Resources for New Moms

Protecting Baby From the Flu

Children younger than 5 years of age are at high risk of serious flu-related complications. More than 20,000 children younger than 5 years old are hospitalized each year in the United States because of the flu. 

Common flu complications include:

  • Pneumonia.
  • Dehydration.
  • Worsening of long-term medical problems like heart disease or asthma, encephalopathy (inflammation of the brain), sinus problems, and ear infections.
  • In rare cases, flu complications can lead to death.

If your baby is over 6 months old, they should get the flu shot. If this is your baby’s first year getting the shot, baby will need two shots, four weeks apart. 

Tips to protect babies under 6 months from the flu:

  • Feed your baby breast milk as it contains antibodies and other immunological factors that can help protect your infant from flu. 
  • Get the Flu Vaccine YourselfA flu vaccine is the best way to protect against the flu. A flu vaccine can protect you and your loved ones – including your infant – from the flu.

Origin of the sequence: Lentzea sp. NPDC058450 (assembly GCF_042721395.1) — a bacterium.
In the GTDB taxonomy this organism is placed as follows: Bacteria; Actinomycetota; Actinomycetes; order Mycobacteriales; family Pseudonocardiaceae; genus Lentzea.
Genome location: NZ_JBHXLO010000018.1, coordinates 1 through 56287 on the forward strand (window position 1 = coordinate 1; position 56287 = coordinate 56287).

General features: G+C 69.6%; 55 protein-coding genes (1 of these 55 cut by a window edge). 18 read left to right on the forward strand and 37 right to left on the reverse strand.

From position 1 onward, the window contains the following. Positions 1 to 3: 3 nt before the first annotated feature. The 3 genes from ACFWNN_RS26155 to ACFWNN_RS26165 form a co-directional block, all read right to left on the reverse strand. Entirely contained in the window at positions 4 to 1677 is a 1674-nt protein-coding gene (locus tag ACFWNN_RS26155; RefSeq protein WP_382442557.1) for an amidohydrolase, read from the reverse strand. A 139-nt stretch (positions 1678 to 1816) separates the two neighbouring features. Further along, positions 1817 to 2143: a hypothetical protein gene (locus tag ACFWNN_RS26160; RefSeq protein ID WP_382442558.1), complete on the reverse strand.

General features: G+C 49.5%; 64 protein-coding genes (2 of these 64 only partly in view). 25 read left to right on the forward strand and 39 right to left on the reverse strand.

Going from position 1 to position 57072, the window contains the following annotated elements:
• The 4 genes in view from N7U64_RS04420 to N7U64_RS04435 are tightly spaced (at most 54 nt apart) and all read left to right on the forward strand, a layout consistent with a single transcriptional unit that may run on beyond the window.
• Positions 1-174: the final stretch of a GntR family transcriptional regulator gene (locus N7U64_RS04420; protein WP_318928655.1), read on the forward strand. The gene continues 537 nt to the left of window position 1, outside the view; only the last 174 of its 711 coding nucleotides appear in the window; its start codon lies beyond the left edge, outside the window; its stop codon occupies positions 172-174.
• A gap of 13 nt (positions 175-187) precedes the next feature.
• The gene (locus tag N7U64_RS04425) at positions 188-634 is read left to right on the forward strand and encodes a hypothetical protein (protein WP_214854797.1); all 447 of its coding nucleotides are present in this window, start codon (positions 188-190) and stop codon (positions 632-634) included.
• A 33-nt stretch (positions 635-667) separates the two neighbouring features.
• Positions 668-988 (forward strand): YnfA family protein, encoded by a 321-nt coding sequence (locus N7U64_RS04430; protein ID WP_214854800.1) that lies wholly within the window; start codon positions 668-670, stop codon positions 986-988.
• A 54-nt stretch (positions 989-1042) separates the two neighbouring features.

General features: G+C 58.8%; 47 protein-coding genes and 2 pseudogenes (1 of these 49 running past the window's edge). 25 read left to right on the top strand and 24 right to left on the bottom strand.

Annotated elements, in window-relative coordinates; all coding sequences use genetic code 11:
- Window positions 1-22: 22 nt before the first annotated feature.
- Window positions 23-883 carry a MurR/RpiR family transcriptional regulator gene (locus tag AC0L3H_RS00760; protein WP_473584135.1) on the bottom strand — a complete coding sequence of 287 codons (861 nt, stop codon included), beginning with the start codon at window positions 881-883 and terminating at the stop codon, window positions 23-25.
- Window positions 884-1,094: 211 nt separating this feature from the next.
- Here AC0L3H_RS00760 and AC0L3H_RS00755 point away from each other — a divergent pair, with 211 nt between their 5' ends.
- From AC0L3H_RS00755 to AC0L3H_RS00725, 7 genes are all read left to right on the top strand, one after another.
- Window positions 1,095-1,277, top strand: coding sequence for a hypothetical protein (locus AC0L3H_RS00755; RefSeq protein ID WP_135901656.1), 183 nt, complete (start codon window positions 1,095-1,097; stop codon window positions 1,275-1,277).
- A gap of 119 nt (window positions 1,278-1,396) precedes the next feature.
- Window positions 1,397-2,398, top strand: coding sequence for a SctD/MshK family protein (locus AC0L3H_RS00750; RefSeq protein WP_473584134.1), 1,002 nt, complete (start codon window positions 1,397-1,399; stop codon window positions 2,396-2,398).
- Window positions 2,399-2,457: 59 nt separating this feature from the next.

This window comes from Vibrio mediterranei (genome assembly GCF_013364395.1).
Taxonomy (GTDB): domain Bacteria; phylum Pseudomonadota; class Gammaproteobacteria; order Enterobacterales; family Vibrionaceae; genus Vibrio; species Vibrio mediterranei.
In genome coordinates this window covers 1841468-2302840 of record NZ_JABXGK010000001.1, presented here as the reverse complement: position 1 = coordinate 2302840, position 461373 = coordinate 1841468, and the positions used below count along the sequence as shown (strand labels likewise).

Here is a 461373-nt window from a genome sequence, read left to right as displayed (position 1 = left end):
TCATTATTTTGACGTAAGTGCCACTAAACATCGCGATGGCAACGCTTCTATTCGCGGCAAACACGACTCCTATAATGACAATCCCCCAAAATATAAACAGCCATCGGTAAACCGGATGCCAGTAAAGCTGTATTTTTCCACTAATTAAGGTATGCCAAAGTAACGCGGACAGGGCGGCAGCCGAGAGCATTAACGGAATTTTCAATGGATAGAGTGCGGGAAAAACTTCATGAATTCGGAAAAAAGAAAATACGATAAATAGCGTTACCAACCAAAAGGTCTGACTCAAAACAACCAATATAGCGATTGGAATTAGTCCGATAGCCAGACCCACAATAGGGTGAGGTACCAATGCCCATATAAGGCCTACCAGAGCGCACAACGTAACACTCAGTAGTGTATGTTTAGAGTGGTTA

Everyday flu prevention tips:

  • Keep yourself and your baby away from people who are sick. 
  • If you get the flu, stay home from work or school. 
  • Cover your nose and mouth with a tissue when you cough or sneeze and throw the tissue away after you use it. 
  • Wash your hands often with soap and water, especially after you cough or sneeze. If you are not near water, use an alcohol-based hand sanitizer. 
  • Try not to touch your eyes, nose, or mouth. Germs often spread this way. 
  • Clean and disinfect frequently touched surfaces.

Antiviral drugs: 

  • If your baby does become ill with flu, the antiviral drug oseltamivir (Tamiflu®) is approved by the U.S. Food & Drug Administration (FDA) for use in infants aged 2 weeks and older to treat influenza. 
  • Talk to your child’s provider to determine if this is the right treatment for your child.